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Vocabulary

Collocations - Make, Do, Have

Average: 3.7 (23 votes)

Collocations are groups of two or more words that generally go together.
In English, we say:

I'm going to make a cup of tea.
He's doing nothing at the moment.
I’m having a good day!

Make tea, do nothing and have a good day are examples of collocations.

Passed or Past

Average: 3.9 (14 votes)

There is often confusion over the words ‘passed’ and ‘past’.

Passed

The word 'passed' is the past simple of the verb pass or the past participle of the verb:

She passed the exam with distinction. Pass = to be successful in a test
The secretary passed the message to me. Pass = hand over (give)
We'd passed the shop 5 times before we saw it.  Pass = to move past

Whatever Whenever Wherever Whichever Whoever

Average: 4 (19 votes)

Here is a brief explanation of how 'whatever', 'whenever', 'wherever', 'whichever' and 'whoever' are used:

Whatever

Whatever = anything or everything; regardless of what, (many things can happen but):
Whatever you do, don’t forget to buy the drinks for dinner tonight.
Ignore David, whatever he says. He's just a joker.

Whenever

Whenever = every time; at any time; when is not important:
Whenever I plan a barbeque it rains.
Peter interrupts me whenever I speak.

Be/Get used to

Average: 3.9 (18 votes)

The structures be used to and get used to are used to talk about being accustomed to something or getting accustomed to something. Get used to talks about the process. Be used to talks about the result.

When Giovanni moved to London from Italy it took him long to get used to the cold. For Ivan, who moved from Moscow to London, the cold was not a problem because he was used to it.

Of and From

Average: 3.7 (25 votes)

Many learners of English find it difficult to know when to use 'of' and when to use 'from' in English. This is probably because in their languages the same preposition is used for both.

Of

'of' for possession

We use 's for living things, groups and institutions. For inanimate objects we use 'of'
's – Tom's cat.
Of – The title of the film – the name of the game.

So or neither

Average: 4.3 (16 votes)

So and neither are used to show agreement or disagreement with a statement made by another person or concerning another person.

So

So is used to agree with a statement which is affirmative.
John: 'I like pizza.'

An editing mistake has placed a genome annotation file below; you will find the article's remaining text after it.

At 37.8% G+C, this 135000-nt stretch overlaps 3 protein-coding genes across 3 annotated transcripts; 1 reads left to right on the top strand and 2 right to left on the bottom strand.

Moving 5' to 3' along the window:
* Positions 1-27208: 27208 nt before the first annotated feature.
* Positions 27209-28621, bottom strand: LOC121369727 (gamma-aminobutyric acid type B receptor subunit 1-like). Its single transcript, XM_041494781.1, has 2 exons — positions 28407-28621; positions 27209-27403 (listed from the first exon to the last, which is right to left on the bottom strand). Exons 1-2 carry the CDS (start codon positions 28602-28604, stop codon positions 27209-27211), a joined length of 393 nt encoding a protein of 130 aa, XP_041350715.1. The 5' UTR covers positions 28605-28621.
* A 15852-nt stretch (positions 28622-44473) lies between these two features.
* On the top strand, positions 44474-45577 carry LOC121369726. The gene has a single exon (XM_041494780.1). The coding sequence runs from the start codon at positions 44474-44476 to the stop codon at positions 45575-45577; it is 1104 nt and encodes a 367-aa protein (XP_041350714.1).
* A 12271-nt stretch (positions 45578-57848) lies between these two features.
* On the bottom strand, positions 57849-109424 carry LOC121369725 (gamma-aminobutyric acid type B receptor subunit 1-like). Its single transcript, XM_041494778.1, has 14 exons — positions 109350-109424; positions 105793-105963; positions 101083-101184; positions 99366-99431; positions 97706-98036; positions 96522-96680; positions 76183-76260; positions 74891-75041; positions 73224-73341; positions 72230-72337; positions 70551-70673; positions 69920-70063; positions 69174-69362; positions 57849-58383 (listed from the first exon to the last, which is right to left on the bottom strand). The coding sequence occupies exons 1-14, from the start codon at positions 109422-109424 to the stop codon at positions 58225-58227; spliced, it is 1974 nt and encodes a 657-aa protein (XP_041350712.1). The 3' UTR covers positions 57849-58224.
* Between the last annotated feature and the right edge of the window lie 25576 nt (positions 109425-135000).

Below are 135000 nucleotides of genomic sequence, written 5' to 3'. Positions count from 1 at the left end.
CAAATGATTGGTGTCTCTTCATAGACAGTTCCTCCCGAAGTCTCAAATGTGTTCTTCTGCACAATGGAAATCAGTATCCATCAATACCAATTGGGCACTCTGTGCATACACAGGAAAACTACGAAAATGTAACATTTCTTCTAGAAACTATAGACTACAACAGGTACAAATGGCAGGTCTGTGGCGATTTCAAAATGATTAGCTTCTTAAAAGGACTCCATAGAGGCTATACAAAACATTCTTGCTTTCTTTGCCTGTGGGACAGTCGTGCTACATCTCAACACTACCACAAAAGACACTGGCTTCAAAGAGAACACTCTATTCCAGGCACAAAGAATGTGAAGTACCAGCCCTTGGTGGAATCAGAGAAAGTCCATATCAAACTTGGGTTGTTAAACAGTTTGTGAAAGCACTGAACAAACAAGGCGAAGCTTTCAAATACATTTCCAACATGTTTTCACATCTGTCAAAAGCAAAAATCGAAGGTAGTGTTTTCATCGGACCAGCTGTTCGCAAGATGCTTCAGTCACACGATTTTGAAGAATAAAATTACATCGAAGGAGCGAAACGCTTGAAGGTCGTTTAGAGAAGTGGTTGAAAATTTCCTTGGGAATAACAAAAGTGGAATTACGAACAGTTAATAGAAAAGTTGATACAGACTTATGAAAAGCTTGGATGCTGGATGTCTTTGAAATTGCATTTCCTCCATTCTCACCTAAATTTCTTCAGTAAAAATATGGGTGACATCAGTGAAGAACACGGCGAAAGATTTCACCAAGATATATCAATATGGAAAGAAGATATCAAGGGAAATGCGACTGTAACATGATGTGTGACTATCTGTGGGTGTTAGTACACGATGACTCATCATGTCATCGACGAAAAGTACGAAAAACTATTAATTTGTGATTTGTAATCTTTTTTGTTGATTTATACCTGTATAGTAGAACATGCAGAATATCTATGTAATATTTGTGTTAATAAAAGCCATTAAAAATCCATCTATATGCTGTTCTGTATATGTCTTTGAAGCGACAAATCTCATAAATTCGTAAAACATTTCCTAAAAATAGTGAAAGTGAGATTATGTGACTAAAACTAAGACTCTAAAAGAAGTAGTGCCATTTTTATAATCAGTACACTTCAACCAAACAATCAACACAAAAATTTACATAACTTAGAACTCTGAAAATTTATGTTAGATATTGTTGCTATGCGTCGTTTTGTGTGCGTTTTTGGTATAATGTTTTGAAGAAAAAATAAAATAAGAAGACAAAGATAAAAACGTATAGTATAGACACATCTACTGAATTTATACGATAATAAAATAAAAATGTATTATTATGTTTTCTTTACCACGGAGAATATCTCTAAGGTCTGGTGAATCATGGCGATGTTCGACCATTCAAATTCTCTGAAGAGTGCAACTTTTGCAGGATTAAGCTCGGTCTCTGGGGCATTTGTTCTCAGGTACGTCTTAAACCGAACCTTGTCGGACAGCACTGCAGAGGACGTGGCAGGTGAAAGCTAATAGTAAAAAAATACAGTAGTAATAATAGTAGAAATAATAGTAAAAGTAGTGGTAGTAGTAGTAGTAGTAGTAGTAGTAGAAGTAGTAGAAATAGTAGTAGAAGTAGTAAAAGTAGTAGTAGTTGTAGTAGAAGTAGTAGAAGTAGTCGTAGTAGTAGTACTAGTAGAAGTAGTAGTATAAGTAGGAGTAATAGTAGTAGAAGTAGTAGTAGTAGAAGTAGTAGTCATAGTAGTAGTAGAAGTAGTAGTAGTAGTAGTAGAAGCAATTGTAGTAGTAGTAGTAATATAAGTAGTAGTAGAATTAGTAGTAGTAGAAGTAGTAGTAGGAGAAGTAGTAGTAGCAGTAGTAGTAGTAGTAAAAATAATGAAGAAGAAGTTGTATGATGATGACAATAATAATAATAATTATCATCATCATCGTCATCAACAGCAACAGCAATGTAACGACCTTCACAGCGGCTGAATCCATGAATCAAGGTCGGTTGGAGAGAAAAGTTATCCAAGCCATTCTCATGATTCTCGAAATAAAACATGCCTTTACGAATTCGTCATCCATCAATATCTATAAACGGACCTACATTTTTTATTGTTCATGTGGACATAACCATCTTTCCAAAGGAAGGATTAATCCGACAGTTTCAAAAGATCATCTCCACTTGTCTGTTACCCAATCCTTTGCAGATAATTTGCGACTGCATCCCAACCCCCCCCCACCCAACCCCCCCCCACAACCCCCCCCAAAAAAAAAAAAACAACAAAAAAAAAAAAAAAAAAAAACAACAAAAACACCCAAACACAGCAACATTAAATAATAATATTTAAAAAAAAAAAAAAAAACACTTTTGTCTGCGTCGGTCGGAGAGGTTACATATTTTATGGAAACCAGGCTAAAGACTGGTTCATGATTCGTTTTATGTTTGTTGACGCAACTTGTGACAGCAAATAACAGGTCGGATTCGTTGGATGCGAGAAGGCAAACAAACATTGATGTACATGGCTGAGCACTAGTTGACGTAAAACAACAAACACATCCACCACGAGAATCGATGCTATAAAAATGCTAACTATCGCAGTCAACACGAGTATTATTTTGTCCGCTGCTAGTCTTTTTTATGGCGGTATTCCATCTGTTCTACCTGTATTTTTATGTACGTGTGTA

Peter: 'So do I.'

Here are some examples. Notice that if an auxiliary verb is used in the statement it matches in the agreeing reply.

There, Their and They’re

Average: 4.1 (16 votes)

It is common for learners of English to confuse 'there', 'their' and 'they're' especially since they all have the same sound when being pronounced. Here is an explanation of each one:

There

'There' has the opposite meaning of 'here'. It is used to mean 'not a place close to' the speaker.
Have you seen mu glasses?
Yes, over 'there', on the table.

I'm driving to work. I'll call you when I get 'there'.

Already, still, always and yet

Average: 4.4 (14 votes)

Already

Already is used to talk about something that has happened earlier than expected or earlier than it might/should have happened.

Don't forget you need to send an e-mail to Chris.
Thanks for reminding me but I’ve already sent it.

Still

Still is used to refer to a situation that is continuing.

For, during and while

Average: 4.4 (16 votes)

For, during and while are used in time expressions.

For

For is a time expression followed by a length of time – for an hour.

Examples with for:

I have been waiting for an hour.
Sarah is going to Spain for ten days.
Henry lived in France for five years.

Remember and Remind

Average: 4.7 (12 votes)

The difference in meaning between remember and remind can sometimes cause confusion.

Remember

Remember means to have a memory, to keep a memory. In other words it means 'not to forget'.
Do you remember the name of the book? Yes, but I don't remember the author's name. – ( I do not have the memory)
Remember to feed the cat. (don’t forget)